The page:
In a unanimous decision, the U.S. Supreme Court decided this week that human genes cannot be patented. A biotech company, Myriad Genetics, held patents on two genes linked to breast and ovarian cancer. But the Court ruled that because the company had simply isolated the genes and had not synthetically created something new, the patents were not valid. The company argued that allowing patents on human genes incentivizes research. But critics said it would hamper science by raising the cost of testing. What does the decision mean for medical and scientific research?

Lauren Sommer, science and environment reporter for KQED Public Radio
Mildred Cho, associate director of the Stanford Center for Biomedical Ethics and a professor in Stanford's Department of Pediatrics

  • Torremolinos

    Finally some proof that the USA is not completely insane (yet), genetic patents on evolved life are ruled illegal. Now, if they could just do the same to software patents and end that scourge as well. So many software patents are based on topics that have long been in use, or are even taught in programming classes. And why should software be patentable anyway? Our patent system is too often the enemy of innovation.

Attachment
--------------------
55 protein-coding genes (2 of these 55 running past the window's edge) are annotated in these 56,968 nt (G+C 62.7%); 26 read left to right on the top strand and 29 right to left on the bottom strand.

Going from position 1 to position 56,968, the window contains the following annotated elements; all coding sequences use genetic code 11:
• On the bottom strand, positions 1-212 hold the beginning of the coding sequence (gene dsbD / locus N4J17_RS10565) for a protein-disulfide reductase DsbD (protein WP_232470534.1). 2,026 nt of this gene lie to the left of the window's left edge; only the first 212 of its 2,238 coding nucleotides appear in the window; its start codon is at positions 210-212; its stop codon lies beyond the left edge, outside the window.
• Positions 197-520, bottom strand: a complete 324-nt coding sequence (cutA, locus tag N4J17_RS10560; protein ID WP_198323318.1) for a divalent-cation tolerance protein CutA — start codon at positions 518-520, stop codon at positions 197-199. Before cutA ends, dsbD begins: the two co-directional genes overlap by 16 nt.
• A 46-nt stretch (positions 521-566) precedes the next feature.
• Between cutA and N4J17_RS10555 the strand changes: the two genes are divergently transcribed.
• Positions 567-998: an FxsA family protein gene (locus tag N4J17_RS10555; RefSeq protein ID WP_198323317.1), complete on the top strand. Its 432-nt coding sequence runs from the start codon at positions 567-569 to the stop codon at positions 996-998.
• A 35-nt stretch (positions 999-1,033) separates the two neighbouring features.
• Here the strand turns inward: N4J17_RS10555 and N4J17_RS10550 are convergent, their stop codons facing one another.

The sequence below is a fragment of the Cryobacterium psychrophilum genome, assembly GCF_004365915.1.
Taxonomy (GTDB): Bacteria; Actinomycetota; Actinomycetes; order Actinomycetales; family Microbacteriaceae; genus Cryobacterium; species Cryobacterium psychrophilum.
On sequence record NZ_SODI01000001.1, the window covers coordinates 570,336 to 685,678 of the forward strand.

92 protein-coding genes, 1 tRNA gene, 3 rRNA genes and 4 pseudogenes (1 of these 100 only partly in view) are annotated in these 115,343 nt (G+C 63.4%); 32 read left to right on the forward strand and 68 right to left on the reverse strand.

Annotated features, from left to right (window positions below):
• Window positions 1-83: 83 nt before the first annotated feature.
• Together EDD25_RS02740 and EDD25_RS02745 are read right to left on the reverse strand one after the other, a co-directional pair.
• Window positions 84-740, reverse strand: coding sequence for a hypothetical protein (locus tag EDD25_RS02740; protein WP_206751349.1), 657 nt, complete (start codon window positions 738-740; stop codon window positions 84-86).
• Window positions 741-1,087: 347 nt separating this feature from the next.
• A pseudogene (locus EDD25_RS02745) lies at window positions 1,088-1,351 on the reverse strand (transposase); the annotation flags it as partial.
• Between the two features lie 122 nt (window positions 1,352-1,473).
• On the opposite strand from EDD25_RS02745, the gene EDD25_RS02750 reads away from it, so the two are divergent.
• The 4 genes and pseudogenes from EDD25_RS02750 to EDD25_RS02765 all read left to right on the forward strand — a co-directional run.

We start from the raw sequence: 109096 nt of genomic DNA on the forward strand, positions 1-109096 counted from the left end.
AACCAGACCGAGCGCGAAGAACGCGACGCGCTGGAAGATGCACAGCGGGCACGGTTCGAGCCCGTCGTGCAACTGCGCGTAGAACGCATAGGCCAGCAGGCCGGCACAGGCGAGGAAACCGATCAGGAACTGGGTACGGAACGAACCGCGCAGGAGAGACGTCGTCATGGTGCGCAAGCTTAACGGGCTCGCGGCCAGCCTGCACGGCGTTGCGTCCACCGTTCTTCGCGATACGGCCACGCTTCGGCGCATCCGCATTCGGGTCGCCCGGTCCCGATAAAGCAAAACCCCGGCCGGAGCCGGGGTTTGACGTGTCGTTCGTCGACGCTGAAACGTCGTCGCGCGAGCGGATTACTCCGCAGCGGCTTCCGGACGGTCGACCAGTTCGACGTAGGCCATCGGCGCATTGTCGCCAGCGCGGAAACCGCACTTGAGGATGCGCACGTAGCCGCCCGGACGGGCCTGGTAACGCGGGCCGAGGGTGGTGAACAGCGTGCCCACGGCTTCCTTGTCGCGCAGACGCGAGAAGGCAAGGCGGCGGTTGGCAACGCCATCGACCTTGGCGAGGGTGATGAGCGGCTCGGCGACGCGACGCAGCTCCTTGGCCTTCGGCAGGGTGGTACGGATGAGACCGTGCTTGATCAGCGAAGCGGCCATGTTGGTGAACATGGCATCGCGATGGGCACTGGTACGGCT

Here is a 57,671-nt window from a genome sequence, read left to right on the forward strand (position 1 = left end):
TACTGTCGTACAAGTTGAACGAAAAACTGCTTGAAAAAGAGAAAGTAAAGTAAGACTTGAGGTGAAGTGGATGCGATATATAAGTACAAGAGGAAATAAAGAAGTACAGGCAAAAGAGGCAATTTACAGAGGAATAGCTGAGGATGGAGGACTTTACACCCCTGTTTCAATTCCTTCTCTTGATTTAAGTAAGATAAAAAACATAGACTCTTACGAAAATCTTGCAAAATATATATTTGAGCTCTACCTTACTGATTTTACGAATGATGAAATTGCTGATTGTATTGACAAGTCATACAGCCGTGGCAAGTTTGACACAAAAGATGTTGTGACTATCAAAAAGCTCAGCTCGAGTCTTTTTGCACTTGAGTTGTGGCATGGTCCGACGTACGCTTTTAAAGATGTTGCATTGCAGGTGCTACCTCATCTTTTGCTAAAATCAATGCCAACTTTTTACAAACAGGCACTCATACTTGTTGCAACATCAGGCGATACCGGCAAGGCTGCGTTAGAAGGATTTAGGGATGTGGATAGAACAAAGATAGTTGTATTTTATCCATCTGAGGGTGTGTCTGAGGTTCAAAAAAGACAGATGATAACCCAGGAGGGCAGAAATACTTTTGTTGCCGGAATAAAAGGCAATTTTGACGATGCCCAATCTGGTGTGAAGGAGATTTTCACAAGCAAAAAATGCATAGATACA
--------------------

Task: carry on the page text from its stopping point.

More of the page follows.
• James Ivey

    We have patents because we are not willing to publicly fund research. Patents give rights to exclude to encourage private funding of research. These rights to exclude are no different than private ownership of a home that “blocks out” homeless people who would be helped if we just abandoned private ownership of homes. All property rights “block out” somebody from doing what they’d like to do, even if it’s a good thing.

    If we refuse to publicly fund research and we eliminate incentives for private research, we just won’t have research. Who will invest millions of dollars to create the next genetic test?

    • Chemist150

      In this case, I think a 15 year patent is a bit much. I agree that there should be some reward for looking for it. However, now they’ll have to keep the information private and in some cases they may be able to produce tests around it such that it’s hard to figure out what the gene is.

      A 5 year patent would allow the company to get the head start for doing the up front work and it would become public sooner.

      • James Ivey

        Patents represent millions of dollars of research and last only 15 years. Copyrights represent things as inexpensive to create as a snapshot and last 150 years. That’s just crazy.

        The solution is really quite simple. If we want public access to all technology, let the public fund the research. We did it for the human genome project; we can do it for other projects too.

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